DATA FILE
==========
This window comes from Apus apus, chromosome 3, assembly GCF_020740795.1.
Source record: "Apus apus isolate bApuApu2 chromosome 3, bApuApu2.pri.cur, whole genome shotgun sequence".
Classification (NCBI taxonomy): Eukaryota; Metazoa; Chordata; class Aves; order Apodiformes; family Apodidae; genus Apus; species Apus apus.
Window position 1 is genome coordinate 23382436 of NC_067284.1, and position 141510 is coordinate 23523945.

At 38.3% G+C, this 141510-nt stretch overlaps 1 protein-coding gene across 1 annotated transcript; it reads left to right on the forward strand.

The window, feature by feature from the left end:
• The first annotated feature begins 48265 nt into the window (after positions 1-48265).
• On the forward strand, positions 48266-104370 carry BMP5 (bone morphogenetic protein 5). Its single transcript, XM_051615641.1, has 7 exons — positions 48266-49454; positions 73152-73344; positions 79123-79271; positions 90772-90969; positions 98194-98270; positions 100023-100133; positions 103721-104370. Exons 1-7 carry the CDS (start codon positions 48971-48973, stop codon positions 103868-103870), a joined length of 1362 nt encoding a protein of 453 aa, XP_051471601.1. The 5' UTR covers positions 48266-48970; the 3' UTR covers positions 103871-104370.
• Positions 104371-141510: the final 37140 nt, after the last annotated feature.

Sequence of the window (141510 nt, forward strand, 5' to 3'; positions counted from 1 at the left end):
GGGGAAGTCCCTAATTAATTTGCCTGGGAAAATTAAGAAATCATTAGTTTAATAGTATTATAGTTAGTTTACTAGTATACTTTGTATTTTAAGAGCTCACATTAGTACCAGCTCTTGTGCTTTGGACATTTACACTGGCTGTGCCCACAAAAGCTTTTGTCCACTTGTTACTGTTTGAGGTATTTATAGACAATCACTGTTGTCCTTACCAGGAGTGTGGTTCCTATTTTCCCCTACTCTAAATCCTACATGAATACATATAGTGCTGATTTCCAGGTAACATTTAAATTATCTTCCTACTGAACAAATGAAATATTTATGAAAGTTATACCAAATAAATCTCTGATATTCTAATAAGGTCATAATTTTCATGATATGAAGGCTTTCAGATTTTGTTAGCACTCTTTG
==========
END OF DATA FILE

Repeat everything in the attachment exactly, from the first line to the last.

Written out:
This window comes from Apus apus, chromosome 3, assembly GCF_020740795.1.
Source record: "Apus apus isolate bApuApu2 chromosome 3, bApuApu2.pri.cur, whole genome shotgun sequence".
Classification (NCBI taxonomy): Eukaryota; Metazoa; Chordata; class Aves; order Apodiformes; family Apodidae; genus Apus; species Apus apus.
Window position 1 is genome coordinate 23382436 of NC_067284.1, and position 141510 is coordinate 23523945.

At 38.3% G+C, this 141510-nt stretch overlaps 1 protein-coding gene across 1 annotated transcript; it reads left to right on the forward strand.

The window, feature by feature from the left end:
• The first annotated feature begins 48265 nt into the window (after positions 1-48265).
• On the forward strand, positions 48266-104370 carry BMP5 (bone morphogenetic protein 5). Its single transcript, XM_051615641.1, has 7 exons — positions 48266-49454; positions 73152-73344; positions 79123-79271; positions 90772-90969; positions 98194-98270; positions 100023-100133; positions 103721-104370. Exons 1-7 carry the CDS (start codon positions 48971-48973, stop codon positions 103868-103870), a joined length of 1362 nt encoding a protein of 453 aa, XP_051471601.1. The 5' UTR covers positions 48266-48970; the 3' UTR covers positions 103871-104370.
• Positions 104371-141510: the final 37140 nt, after the last annotated feature.

Sequence of the window (141510 nt, forward strand, 5' to 3'; positions counted from 1 at the left end):
GGGGAAGTCCCTAATTAATTTGCCTGGGAAAATTAAGAAATCATTAGTTTAATAGTATTATAGTTAGTTTACTAGTATACTTTGTATTTTAAGAGCTCACATTAGTACCAGCTCTTGTGCTTTGGACATTTACACTGGCTGTGCCCACAAAAGCTTTTGTCCACTTGTTACTGTTTGAGGTATTTATAGACAATCACTGTTGTCCTTACCAGGAGTGTGGTTCCTATTTTCCCCTACTCTAAATCCTACATGAATACATATAGTGCTGATTTCCAGGTAACATTTAAATTATCTTCCTACTGAACAAATGAAATATTTATGAAAGTTATACCAAATAAATCTCTGATATTCTAATAAGGTCATAATTTTCATGATATGAAGGCTTTCAGATTTTGTTAGCACTCTTTG